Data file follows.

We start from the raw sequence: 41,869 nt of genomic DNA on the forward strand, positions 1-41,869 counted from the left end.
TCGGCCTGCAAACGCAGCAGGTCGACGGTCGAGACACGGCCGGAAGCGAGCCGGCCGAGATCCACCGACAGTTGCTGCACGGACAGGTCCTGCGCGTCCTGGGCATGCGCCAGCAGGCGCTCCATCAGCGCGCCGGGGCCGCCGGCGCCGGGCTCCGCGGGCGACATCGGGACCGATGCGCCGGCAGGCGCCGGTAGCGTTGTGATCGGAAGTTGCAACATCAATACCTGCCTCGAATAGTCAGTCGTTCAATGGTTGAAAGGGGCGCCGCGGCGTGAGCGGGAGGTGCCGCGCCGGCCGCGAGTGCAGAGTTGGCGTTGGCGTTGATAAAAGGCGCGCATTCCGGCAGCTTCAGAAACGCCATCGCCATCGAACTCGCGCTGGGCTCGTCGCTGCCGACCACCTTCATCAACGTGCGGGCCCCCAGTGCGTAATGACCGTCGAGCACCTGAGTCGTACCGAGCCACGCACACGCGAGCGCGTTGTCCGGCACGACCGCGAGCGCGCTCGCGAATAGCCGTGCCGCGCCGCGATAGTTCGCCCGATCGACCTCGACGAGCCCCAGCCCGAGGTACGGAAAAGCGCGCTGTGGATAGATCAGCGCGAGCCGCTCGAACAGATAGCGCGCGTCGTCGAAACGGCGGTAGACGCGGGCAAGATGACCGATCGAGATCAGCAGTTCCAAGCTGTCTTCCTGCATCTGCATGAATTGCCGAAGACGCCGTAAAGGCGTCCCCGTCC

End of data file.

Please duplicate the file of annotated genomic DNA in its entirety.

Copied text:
We start from the raw sequence: 41,869 nt of genomic DNA on the forward strand, positions 1-41,869 counted from the left end.
TCGGCCTGCAAACGCAGCAGGTCGACGGTCGAGACACGGCCGGAAGCGAGCCGGCCGAGATCCACCGACAGTTGCTGCACGGACAGGTCCTGCGCGTCCTGGGCATGCGCCAGCAGGCGCTCCATCAGCGCGCCGGGGCCGCCGGCGCCGGGCTCCGCGGGCGACATCGGGACCGATGCGCCGGCAGGCGCCGGTAGCGTTGTGATCGGAAGTTGCAACATCAATACCTGCCTCGAATAGTCAGTCGTTCAATGGTTGAAAGGGGCGCCGCGGCGTGAGCGGGAGGTGCCGCGCCGGCCGCGAGTGCAGAGTTGGCGTTGGCGTTGATAAAAGGCGCGCATTCCGGCAGCTTCAGAAACGCCATCGCCATCGAACTCGCGCTGGGCTCGTCGCTGCCGACCACCTTCATCAACGTGCGGGCCCCCAGTGCGTAATGACCGTCGAGCACCTGAGTCGTACCGAGCCACGCACACGCGAGCGCGTTGTCCGGCACGACCGCGAGCGCGCTCGCGAATAGCCGTGCCGCGCCGCGATAGTTCGCCCGATCGACCTCGACGAGCCCCAGCCCGAGGTACGGAAAAGCGCGCTGTGGATAGATCAGCGCGAGCCGCTCGAACAGATAGCGCGCGTCGTCGAAACGGCGGTAGACGCGGGCAAGATGACCGATCGAGATCAGCAGTTCCAAGCTGTCTTCCTGCATCTGCATGAATTGCCGAAGACGCCGTAAAGGCGTCCCCGTCC